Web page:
Babylonian Magic and Sorcery, being "The Prayers of THE Lifting of the Hand." By Leonard W. King. London : Luzac «S: Co., 1896.
Babylonia was the native land of magic. Here it was reduced to a science which made its way, with the other elements of Babylonian culture, into Western Asia, and from Western Asia to Europe. The folklore of our own country still contains echoes of the superstitions and practices that were formed into a system by the Babylonian priests several thousand years before the Christian era.
Among the clay tablets which have come from the sites of the Babylonian libraries, or from that of the library of Nineveh, which contained little else than reproductions of older Babylonian works, a considerable proportion relate to magic and sorcery. George Smith was the first to draw attention to them, but it was Fr. Lenormant who laid the foundations of a scientific study of the subject ; indeed, but little advance has been made upon the principles and results embodied in his work La Magie chez les Chaldeens, published in 1874. New texts, it is true, have been edited and translated since that date, and our knowledge of the Assyrian vocabulary is more complete than it was twenty years ago, but the progress in philological knowledge has not been accompanied by a corresponding progress in a knowledge of what may be termed Babylonian folklore.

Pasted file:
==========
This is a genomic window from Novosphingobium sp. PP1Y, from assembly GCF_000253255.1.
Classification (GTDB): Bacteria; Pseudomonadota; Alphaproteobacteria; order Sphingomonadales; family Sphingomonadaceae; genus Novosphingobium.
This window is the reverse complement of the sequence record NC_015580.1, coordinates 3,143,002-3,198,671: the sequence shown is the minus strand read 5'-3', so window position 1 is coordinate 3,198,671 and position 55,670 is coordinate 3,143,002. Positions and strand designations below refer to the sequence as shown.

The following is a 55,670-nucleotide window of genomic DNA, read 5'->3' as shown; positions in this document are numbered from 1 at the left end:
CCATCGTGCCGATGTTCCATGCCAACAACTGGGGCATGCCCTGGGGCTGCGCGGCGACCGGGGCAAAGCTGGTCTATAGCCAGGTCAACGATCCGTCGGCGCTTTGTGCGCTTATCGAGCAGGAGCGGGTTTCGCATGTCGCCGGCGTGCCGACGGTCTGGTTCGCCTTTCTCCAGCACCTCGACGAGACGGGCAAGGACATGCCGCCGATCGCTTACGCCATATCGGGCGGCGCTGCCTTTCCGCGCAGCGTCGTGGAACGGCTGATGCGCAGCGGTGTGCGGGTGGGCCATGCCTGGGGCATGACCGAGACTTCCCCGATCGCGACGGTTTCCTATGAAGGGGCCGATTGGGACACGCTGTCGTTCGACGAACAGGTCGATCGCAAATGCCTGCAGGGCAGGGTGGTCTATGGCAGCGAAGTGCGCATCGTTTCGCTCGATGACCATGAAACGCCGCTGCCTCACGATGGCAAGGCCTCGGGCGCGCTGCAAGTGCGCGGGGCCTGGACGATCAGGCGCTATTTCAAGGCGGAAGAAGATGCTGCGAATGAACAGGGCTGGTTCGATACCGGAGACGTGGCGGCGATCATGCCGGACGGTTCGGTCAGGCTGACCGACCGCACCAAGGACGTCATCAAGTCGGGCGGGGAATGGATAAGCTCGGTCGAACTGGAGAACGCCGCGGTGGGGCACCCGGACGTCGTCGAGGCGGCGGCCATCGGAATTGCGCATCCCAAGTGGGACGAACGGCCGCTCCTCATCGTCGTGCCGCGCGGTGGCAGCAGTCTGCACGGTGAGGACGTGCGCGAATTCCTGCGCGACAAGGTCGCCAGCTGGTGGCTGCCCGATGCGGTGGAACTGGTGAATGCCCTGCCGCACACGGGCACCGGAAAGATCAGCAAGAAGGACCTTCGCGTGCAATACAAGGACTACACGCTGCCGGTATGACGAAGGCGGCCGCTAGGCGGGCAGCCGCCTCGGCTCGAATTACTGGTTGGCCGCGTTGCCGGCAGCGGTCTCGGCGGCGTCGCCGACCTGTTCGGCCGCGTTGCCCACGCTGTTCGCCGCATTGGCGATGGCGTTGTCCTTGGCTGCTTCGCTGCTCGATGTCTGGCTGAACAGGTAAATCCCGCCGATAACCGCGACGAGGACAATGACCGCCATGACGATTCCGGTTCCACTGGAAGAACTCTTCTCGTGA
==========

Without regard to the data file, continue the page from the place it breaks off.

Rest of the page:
Mr. King's book is a welcome contribution towards a small corner of the subject. It deals with a certain class of prayers and ceremonies addressed to the great powers of heaven and earth after sickness, an eclipse of the moon, or some other untoward event. The prayers partake of the nature of incantations, and the ceremonies embody older superstitious rites and observances. But in calling the rubrics which prescribe the rites " magical
- ocs too far ; they are no more magical than